Above is a photo of a black cap chick that I took the other day. It was very overcast and the lighting wasn’t good at all, but I decided to take the shot anyway. It’s very grainy because I had the ISO on my camera set to 800 and the lighting conditions were poor. What I’ll do is hit CTRL-J on my keyboard to make a duplicate layer. It will be called “Layer 1″. Just double click on the word and change it to whatever you’re working on. I’m going to call my layer “Bird”. The next thing I’ll do is go to Filter, Blur, Gaussian Blur. The dialog box for the Gassian Blur will come up. You don’t need to get crazy with the blur, unless you have a lot of distractions in the background. In this case, I just want to get rid of the noise behind the bird where it’s most obvious. Here I set the blur to 4.0. When you’ve decided how much blur is good for your photo, then click OK. Now it’s time to put a mask on the â€œBirdâ€ layer. Using the mask will make it easier to bring back the sharpness into the bird and still keep the noiseless background untouched. I’ll then click on the mask icon at the bottom of the layers palette. You’ll see the mask box appear in the “Bird” layer. Now all I have to do is paint back the parts of the photo that should be sharp. Make sure that you click on the mask box in the layer to make it active. You’ll see a border go around the small white box when it’s active. I’ll start painting with a black brush to bring out the original image. If you make a mistake and paint the wrong thing, no problem. Switch to the white brush to bring back the blurred layer. Don’t forget you have total control over the brush. You can lower the “Opacity” of the brush while you’re working. Then you can bring back some of the original image. For example, when I brought back the branch the bird is standing on, I used 50% opacity. The main focus is the bird. I don’t want a blurry branch, but at the same time I don’t want the graininess of the branch to pull the viewers eye away from the bird. The opacity brush is located on the tool bar at the top of your screen when you are using the brush. When you are finished you can save the layers as a .psd file, or you can flatten the layer by going to Layer, Flatten Image. Here are the before and after images. You don’t want what you’ve done to be obvious; you want it to be subtle. If you overdo the blur, your photo will looked worked on and you don’t want that. Here I zoomed in closer to the backgrounds so that you can see the difference between the before and after. You can definitely see the difference between the two. The original photo on the top is very grainy and the fixed one under it isn’t grainy. Try this with some of your photos and see how it works for you.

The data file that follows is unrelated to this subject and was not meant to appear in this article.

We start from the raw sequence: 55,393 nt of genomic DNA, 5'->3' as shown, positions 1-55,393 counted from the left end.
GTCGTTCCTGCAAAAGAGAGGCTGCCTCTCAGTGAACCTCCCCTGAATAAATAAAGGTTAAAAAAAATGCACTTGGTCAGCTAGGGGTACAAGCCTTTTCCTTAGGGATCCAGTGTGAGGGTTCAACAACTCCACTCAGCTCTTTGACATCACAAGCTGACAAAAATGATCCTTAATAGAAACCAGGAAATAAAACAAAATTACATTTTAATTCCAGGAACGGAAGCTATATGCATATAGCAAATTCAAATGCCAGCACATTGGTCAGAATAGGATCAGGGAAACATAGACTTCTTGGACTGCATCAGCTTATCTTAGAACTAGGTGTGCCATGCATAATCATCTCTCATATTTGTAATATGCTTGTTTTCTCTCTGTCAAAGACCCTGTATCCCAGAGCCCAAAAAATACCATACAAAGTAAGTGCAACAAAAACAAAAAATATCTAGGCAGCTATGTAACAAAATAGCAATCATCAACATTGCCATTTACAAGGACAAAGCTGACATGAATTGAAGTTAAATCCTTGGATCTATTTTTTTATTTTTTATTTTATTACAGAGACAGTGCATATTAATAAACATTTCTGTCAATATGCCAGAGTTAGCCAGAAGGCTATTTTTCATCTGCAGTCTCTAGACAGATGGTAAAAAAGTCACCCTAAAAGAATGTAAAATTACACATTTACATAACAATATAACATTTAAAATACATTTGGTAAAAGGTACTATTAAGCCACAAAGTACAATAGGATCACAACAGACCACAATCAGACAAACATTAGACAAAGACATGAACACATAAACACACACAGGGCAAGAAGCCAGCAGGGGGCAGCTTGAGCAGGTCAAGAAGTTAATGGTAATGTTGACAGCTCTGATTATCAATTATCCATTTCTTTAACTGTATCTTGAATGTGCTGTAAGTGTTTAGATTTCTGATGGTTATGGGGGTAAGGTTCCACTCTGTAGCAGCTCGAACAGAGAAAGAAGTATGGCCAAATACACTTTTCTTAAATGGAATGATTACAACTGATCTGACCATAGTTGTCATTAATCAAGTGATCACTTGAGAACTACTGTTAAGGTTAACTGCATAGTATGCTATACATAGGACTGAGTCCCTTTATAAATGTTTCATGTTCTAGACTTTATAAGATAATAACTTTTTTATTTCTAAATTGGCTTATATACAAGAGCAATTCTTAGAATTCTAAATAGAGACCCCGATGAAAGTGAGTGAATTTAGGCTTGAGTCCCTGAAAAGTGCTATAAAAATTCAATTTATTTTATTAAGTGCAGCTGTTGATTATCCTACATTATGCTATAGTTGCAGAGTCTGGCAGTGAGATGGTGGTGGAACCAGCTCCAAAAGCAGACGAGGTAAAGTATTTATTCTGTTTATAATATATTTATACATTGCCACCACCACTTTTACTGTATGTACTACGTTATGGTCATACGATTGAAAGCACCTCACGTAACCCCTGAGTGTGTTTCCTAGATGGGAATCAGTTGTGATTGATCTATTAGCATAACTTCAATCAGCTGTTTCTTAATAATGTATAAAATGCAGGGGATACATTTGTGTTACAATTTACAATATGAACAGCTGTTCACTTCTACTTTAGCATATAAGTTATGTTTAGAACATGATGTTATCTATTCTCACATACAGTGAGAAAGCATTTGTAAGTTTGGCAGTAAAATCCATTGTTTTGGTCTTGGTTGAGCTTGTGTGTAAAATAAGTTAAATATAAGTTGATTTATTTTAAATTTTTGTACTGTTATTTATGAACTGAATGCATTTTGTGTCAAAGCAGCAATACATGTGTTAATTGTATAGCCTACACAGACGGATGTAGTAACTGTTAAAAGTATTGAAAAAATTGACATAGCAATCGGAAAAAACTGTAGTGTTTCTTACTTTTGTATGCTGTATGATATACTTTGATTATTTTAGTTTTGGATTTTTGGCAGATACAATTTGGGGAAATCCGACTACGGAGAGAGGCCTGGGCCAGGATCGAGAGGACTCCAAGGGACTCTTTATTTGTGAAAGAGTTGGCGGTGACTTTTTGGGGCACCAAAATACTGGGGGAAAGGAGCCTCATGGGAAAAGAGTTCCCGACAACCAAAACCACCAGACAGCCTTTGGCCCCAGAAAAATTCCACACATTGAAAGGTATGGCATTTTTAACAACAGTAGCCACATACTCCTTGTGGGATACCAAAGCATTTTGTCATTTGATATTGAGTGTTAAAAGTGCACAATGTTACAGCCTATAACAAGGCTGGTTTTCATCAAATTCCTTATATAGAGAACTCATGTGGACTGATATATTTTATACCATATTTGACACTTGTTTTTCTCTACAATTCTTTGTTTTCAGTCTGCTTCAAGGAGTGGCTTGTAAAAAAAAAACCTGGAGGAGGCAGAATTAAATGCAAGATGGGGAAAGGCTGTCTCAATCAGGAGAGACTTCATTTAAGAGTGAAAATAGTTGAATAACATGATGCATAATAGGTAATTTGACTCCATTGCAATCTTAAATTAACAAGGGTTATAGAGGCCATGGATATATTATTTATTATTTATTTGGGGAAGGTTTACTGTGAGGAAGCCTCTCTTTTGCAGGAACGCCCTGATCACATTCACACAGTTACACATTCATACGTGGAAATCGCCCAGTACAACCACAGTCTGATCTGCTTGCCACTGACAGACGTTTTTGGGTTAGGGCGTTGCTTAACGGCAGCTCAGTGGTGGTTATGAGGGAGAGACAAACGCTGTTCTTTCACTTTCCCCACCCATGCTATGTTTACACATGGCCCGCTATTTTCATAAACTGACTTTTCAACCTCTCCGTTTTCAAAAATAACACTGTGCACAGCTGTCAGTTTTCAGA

Above, I have a photo of my neighbor’s cat. I turned it into a black and white photo, but it’s not quite right. It needs a little “pop” to make it more interesting. There are a few simple ways to do this without getting too crazy. The first way is very easy. First I’ll go to Image, Adjustments, Exposure: Here the Exposure dialog box comes up: I grab the slider that’s called Offset and bring it slowly to the left. You can see the darks in the image getting pronounced. Then I go to the Gamma Correction and bring that to the left just a little bit. Already you should see a difference. Then I go to the Exposure slider and bring that to the right to brighten the photo. Here are the settings I used for this image: Look at the before and after to see the difference: Here I’ll use a different method, with a shot of my family room that I turned black and white: First I’ll go to Image, Adjustments, Selective Color: Once the Selective Color dialog box comes up, I go to the top of the box and pick the color black: The only slider I touch is the last one, the black slider. In this case I’ll make it a +10: Then I’ll pick white from the color selections and again I’ll only use the black slider. The white slider I’ll bring to the left, making the whites whiter. For this I use a -8. Then I’ll click OK: Next I’ll go to Image, Adjustments, Brightness/Contrast: With the Brightness/Contrast dialog box open, I’ll push both sliders to the right. Try not to have a heavy hand. Just a little should do it. For this image I use a +11 for both brightness and contrast. Then I’ll click OK: Here are the before and after pictures: Try both methods and see which one works best for you. Remember every picture is different. The numbers that work for me might be different for you. So, play around with the sliders. Have fun and keep playing with Photoshop.